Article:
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Teens under 16 still could seek a protection order but would have to do it with parental consent."Based on my personal experience, we, as a whole, cannot be protected from our abusers," Ridge View student Chris Kane said."Abusers can freely stalk us, harass us at school and jobs."Lawmakers in a Senate subcommittee postponed voting on the bill, citing concerns with increasing penalties for teens committing dating violence. Teen Dating Violence is a pattern of emotional, verbal, sexual, or physical abuse used by one person in a current or past dating relationship to exert power and control over another when one or both of the partners is a teenager.

The teens testified that fractured relationships with parents often keep students from confiding in the adults about what's going on with their boyfriends or girlfriends, such as whether abusive patterns are emerging or getting worse.Under provisions of the bill, a court would be able to issue a protection order to someone who is 16 or 17, but would be under a 24-hour window to notify a parent or guardian.One concern is the bill would align youths with the punishment levels for adults convicted of domestic violence.According to the bill, teens convicted would be guilty of a felony and serve a maximum of 10 years consecutive to any other charge.COLUMBIA — Lawmakers are considering allowing teenagers as young as 16 to get court orders of protection — without parental consent — when they are victims of domestic violence.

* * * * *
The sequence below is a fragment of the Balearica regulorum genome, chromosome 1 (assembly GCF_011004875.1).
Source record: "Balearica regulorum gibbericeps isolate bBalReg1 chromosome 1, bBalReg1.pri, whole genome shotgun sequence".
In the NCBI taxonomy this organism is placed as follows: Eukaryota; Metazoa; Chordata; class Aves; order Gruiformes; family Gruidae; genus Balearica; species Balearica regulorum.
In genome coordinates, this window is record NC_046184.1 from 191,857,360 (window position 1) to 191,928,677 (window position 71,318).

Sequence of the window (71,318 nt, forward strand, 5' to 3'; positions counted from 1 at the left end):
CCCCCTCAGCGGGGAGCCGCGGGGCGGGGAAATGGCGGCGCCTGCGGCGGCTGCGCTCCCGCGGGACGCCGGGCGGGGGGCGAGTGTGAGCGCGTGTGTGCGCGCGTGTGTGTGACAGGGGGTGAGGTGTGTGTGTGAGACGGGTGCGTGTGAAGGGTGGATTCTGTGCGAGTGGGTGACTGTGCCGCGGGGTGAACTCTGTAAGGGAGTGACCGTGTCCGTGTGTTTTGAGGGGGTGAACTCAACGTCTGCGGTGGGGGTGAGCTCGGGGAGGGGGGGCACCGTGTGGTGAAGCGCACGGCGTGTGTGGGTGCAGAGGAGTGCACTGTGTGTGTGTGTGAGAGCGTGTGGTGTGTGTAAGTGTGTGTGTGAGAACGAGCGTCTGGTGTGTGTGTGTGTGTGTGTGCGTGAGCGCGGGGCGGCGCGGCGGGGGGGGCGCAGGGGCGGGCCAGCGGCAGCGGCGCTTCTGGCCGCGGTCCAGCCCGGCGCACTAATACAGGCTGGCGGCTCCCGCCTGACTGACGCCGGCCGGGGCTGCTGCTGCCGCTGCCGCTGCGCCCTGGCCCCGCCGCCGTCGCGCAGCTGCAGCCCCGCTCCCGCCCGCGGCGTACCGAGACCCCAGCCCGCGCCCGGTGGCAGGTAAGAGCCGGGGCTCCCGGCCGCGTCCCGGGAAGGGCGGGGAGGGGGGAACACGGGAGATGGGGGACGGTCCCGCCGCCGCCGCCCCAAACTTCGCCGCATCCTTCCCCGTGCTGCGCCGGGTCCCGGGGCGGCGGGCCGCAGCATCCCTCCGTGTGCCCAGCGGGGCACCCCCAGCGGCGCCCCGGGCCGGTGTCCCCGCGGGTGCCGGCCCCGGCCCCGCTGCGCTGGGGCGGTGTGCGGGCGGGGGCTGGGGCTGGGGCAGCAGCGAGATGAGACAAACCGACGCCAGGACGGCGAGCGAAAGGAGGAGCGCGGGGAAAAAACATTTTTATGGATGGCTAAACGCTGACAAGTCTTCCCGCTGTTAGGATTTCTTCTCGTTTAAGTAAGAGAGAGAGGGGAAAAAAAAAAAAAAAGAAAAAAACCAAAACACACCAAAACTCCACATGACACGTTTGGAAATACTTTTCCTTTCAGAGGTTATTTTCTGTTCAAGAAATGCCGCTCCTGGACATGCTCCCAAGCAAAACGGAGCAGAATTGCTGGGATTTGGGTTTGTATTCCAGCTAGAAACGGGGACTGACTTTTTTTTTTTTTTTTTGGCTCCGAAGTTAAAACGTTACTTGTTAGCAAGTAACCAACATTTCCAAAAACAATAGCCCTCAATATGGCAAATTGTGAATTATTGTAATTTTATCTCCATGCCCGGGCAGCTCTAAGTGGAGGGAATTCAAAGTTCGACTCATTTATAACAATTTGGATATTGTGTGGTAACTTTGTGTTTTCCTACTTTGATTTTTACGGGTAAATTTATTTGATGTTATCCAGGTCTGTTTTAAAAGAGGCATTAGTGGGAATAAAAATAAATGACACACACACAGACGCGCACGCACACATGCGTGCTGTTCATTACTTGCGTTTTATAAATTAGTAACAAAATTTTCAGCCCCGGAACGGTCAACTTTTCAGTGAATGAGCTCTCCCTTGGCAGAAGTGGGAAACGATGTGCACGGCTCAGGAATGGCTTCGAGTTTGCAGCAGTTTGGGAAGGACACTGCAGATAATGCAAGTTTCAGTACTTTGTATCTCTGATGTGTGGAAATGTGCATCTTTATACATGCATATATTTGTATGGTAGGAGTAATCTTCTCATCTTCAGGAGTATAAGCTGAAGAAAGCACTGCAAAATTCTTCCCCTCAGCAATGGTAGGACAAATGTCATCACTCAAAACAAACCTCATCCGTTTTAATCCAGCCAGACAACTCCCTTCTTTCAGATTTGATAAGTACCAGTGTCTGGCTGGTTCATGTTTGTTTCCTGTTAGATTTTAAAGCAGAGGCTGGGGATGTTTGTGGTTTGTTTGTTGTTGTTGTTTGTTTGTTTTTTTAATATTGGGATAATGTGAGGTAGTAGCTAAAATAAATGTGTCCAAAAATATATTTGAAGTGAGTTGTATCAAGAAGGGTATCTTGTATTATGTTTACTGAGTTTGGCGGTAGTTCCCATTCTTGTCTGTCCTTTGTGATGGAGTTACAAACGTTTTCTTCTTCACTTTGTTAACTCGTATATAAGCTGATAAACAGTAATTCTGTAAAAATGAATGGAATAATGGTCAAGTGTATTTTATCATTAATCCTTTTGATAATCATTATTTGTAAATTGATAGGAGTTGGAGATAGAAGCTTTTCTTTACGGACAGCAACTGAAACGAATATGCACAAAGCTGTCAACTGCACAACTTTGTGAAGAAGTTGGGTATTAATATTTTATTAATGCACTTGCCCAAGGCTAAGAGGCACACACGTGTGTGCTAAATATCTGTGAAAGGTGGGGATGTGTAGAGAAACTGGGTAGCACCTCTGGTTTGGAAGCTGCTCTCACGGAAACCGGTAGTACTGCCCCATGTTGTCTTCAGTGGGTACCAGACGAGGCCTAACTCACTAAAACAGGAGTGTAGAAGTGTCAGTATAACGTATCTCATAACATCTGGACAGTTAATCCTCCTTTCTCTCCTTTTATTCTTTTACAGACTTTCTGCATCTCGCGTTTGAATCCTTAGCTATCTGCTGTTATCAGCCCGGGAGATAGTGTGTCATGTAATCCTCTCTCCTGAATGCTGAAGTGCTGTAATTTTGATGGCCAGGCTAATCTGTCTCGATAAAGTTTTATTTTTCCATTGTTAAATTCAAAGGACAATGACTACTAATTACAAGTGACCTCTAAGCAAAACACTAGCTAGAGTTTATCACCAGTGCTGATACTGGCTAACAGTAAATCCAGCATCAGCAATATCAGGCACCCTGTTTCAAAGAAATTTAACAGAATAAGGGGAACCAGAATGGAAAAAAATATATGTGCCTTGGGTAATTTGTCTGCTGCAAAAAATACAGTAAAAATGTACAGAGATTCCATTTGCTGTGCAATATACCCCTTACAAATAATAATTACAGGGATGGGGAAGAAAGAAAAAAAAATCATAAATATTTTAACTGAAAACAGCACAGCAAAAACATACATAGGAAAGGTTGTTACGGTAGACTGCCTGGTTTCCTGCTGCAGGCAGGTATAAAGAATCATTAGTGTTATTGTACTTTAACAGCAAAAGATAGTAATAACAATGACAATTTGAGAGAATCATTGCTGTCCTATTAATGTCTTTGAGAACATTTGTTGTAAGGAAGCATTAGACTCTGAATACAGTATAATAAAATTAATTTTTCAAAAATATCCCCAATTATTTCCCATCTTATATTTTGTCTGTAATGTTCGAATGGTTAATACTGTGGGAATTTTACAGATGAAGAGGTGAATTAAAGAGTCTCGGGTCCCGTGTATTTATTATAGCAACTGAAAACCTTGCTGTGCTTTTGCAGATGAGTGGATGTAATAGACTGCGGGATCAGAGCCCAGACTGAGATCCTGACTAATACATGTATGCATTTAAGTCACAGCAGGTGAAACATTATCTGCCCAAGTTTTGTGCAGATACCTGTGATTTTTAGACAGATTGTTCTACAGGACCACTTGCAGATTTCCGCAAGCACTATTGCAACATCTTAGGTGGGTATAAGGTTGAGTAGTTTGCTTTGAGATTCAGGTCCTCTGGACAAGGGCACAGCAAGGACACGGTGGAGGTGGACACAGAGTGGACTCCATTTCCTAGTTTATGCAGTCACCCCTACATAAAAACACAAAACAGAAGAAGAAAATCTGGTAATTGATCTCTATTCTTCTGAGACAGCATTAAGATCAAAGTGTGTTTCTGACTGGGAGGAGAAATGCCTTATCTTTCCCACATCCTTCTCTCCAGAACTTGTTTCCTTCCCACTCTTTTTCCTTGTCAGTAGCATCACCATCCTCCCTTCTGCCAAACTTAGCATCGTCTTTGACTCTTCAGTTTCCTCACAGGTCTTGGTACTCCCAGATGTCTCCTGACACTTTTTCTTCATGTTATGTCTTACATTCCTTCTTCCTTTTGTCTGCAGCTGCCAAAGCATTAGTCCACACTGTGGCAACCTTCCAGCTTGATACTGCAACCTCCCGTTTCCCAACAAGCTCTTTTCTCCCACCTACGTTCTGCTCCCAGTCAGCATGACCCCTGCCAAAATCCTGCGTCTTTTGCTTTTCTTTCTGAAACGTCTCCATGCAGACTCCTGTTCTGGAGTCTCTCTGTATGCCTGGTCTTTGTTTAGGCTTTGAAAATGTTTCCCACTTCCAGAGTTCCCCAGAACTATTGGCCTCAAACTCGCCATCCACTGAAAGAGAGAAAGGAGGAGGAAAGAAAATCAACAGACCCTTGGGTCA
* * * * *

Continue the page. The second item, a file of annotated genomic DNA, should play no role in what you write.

A proposed bill would also require teen-dating violence education in public schools and would increase penalties for those convicted of associated crimes.Frazier, D-Discovery Bay, said the bill would teach students about healthy teen dating.“Researchers have found that nearly a quarter of all girls and women who have ever been raped, attacked or stalked by an intimate partner – and 14 percent of men and boys in that situation – first experienced some form of dating violence between the ages of 11 and 17,” Frazier said in a statement.Despite this shocking prevalence of abuse and its proven negative impact on healthy development and education, Pennsylvania law does not require schools to address dating abuse.Mary Kay and its independent sales force, representatives from the Pennsylvania Coalition Against Domestic Violence and Pennsylvania Coalition Against Rape and Break the Cycle are teaming up to ensure Pennsylvania youth get the help they need to build healthy relationships.It is essential that students are educated on healthy relationships, warning signs and resources prior to getting involved in an abusive relationship." The bill has bipartisan support with eight cosponsors, six Democrats and two Republicans.